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Capacitor

I remember a fellow student getting bored waiting for a formal and safety-conscious demonstration of destroying an electrolytic capacitor, and jamming a large one straight into a mains socket in the lab creating quite an impressive (but mercifully harmless) fireworks display. In his defence he thought there was a 50/50 chance of getting it the right way round... 50 had something to do with the reality of course, but is a homophone with hurts.

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Mushroom

Re: Capacitor, HAH !! I raise you 2 stories

Yeah, I worked as an apprentice for a Telco, we had our own school. This was the 80's. One guy wanted to pay another for a prank earlier in the day. He soldered an electro backwards across the 50V supply in a hidden spot on the cct board we were working on, just as we were being let out for lunch. Every lunch as a precaution the Instructor would turn off the 50v so no fire could start. The cct was duly plugged in as he left. ...... After lunch we all filed in and sat at our desk, the instruction discussed the cct and then turned around and flicked the breakers for the 50v to on. Immediately we were all deafened by a loud bang and confetti. Needless to say pranks were stopped that day...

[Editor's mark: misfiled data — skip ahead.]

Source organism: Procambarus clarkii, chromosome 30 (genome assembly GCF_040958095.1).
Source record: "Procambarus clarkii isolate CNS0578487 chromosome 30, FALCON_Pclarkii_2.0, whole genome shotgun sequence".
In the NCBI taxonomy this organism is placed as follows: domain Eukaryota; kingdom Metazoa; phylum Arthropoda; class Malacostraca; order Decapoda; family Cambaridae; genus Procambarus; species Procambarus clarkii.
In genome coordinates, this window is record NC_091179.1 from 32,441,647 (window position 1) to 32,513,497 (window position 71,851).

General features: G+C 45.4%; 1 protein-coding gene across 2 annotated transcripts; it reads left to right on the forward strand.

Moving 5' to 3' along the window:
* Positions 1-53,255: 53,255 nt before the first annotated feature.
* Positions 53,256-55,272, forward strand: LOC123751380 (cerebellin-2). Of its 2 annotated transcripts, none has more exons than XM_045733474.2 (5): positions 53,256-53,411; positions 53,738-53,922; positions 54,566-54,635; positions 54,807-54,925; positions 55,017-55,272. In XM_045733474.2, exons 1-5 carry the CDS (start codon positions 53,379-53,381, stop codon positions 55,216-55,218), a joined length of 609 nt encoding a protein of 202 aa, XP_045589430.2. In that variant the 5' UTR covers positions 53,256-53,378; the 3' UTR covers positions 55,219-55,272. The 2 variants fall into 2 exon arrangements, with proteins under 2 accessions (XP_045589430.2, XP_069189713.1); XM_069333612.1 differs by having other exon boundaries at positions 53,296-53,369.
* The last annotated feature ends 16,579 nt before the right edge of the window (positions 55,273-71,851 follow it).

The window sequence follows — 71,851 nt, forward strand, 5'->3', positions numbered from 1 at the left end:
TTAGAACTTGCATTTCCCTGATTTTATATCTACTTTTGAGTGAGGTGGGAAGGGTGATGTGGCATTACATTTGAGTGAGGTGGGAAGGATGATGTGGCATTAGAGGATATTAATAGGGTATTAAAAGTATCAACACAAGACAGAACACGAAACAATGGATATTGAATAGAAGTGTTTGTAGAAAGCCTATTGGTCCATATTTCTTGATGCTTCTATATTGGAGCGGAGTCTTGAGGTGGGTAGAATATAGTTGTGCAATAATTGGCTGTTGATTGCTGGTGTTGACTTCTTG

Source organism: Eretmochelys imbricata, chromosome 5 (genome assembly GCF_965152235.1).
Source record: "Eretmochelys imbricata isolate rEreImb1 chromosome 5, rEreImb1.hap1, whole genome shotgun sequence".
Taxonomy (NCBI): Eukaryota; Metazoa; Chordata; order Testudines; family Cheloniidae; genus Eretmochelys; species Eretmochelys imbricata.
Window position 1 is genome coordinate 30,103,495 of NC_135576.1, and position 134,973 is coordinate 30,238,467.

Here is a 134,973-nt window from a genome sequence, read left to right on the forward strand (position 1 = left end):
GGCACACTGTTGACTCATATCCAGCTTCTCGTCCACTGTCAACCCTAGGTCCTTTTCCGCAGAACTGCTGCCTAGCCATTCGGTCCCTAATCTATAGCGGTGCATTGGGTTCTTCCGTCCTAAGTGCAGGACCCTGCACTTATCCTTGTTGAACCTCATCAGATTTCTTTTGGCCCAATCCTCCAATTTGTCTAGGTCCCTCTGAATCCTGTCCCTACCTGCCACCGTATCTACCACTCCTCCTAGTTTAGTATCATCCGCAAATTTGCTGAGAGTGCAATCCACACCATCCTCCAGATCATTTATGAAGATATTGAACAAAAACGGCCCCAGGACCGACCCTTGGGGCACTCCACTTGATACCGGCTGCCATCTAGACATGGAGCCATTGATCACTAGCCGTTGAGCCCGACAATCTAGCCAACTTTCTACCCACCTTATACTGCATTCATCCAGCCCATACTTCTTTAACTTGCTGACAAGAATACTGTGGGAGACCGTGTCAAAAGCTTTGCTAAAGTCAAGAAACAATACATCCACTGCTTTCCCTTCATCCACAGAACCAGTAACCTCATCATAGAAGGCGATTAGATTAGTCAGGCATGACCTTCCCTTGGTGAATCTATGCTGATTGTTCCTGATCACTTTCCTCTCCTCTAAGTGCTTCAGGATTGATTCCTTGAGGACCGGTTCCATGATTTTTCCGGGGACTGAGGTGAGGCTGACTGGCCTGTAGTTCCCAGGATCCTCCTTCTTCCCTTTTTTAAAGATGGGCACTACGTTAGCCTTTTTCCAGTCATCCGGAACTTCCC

Another time another guy was fault finding his project that involved making a set of telephone exchange relays work in a certain sequence, we had built the loom ourselves and were expected to fault find if it didn't work. Fault finding included making each relay work by pressing the relay in the expected sequence and testing the circuit.. All was progressing well until he pressed the second last relay which closed the contacts across 50v. The battery bank that supplied the training site ran a mini mechanical exchange and supplied power to all the buildings and could supply more than 600A without breaking a sweat. For a minuscule fraction of a second it tried to give that 600+A.... results :: one very shocked and slightly blinded student, tripped breakers and vapourized relay contacts and all the magical smoke let out never to be returned..... happy days hope you enjoyed it.... Atomic picture coz that was the Instructor in story #1